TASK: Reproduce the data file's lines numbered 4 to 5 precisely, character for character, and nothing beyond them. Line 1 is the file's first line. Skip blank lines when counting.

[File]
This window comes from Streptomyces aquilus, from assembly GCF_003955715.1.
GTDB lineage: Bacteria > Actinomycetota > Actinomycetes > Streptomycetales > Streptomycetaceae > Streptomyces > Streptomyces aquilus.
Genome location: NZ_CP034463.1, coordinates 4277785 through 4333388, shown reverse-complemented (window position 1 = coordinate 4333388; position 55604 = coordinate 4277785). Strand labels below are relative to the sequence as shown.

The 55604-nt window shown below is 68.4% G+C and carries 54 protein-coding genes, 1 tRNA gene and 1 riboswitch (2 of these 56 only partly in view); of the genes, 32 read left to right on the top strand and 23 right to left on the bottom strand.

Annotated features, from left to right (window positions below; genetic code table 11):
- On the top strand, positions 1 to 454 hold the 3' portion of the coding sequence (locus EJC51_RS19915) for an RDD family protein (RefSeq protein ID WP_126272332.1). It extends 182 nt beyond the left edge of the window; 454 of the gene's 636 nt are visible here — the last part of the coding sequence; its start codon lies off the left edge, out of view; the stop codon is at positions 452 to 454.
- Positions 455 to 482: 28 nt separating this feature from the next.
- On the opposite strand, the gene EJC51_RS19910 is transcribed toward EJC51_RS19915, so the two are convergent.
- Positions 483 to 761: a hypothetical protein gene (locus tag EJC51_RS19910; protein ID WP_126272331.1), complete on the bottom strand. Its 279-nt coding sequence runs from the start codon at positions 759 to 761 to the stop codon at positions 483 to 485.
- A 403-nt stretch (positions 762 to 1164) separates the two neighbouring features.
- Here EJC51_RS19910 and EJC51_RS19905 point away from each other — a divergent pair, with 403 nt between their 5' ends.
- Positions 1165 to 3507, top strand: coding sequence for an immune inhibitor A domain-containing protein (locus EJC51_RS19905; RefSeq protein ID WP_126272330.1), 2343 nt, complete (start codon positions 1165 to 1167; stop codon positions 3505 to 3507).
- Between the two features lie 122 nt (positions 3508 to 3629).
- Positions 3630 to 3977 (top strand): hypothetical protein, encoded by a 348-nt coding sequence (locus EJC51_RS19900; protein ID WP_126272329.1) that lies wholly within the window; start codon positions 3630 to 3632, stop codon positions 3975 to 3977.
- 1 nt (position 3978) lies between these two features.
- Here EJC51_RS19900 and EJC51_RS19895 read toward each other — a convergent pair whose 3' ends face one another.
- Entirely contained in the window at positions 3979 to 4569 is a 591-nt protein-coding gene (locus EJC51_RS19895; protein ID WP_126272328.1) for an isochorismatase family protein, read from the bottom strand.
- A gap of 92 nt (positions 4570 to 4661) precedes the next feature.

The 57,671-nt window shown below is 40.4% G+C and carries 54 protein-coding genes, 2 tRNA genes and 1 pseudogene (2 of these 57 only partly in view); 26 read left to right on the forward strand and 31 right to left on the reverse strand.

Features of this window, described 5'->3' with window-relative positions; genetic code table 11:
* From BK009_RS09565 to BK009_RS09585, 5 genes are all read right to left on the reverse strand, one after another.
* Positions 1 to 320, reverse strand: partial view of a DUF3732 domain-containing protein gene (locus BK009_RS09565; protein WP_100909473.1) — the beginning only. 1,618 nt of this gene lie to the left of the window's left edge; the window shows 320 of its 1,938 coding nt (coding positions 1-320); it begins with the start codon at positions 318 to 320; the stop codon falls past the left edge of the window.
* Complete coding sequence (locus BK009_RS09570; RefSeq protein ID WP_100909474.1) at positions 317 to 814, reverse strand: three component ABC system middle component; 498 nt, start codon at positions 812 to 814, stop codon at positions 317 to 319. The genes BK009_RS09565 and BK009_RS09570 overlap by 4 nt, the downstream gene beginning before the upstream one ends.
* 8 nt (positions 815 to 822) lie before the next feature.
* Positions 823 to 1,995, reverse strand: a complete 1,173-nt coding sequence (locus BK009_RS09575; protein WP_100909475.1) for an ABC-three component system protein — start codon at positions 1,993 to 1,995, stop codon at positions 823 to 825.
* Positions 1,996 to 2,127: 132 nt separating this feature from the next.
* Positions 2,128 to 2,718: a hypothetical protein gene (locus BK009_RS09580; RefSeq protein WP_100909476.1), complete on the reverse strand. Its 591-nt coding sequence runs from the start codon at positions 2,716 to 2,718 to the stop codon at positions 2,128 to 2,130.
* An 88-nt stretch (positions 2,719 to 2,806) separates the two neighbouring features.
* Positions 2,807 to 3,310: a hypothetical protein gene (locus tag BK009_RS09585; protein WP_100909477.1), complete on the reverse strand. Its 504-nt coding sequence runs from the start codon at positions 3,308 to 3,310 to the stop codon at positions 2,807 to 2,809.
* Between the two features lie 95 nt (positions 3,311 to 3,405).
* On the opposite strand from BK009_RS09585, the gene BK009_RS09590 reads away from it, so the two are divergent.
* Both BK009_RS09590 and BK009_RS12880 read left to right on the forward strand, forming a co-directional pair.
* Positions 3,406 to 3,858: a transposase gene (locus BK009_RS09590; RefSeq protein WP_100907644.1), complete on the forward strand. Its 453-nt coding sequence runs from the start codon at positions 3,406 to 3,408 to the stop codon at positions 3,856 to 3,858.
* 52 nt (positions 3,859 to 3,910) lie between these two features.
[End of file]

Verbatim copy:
The 55604-nt window shown below is 68.4% G+C and carries 54 protein-coding genes, 1 tRNA gene and 1 riboswitch (2 of these 56 only partly in view); of the genes, 32 read left to right on the top strand and 23 right to left on the bottom strand.

Annotated features, from left to right (window positions below; genetic code table 11):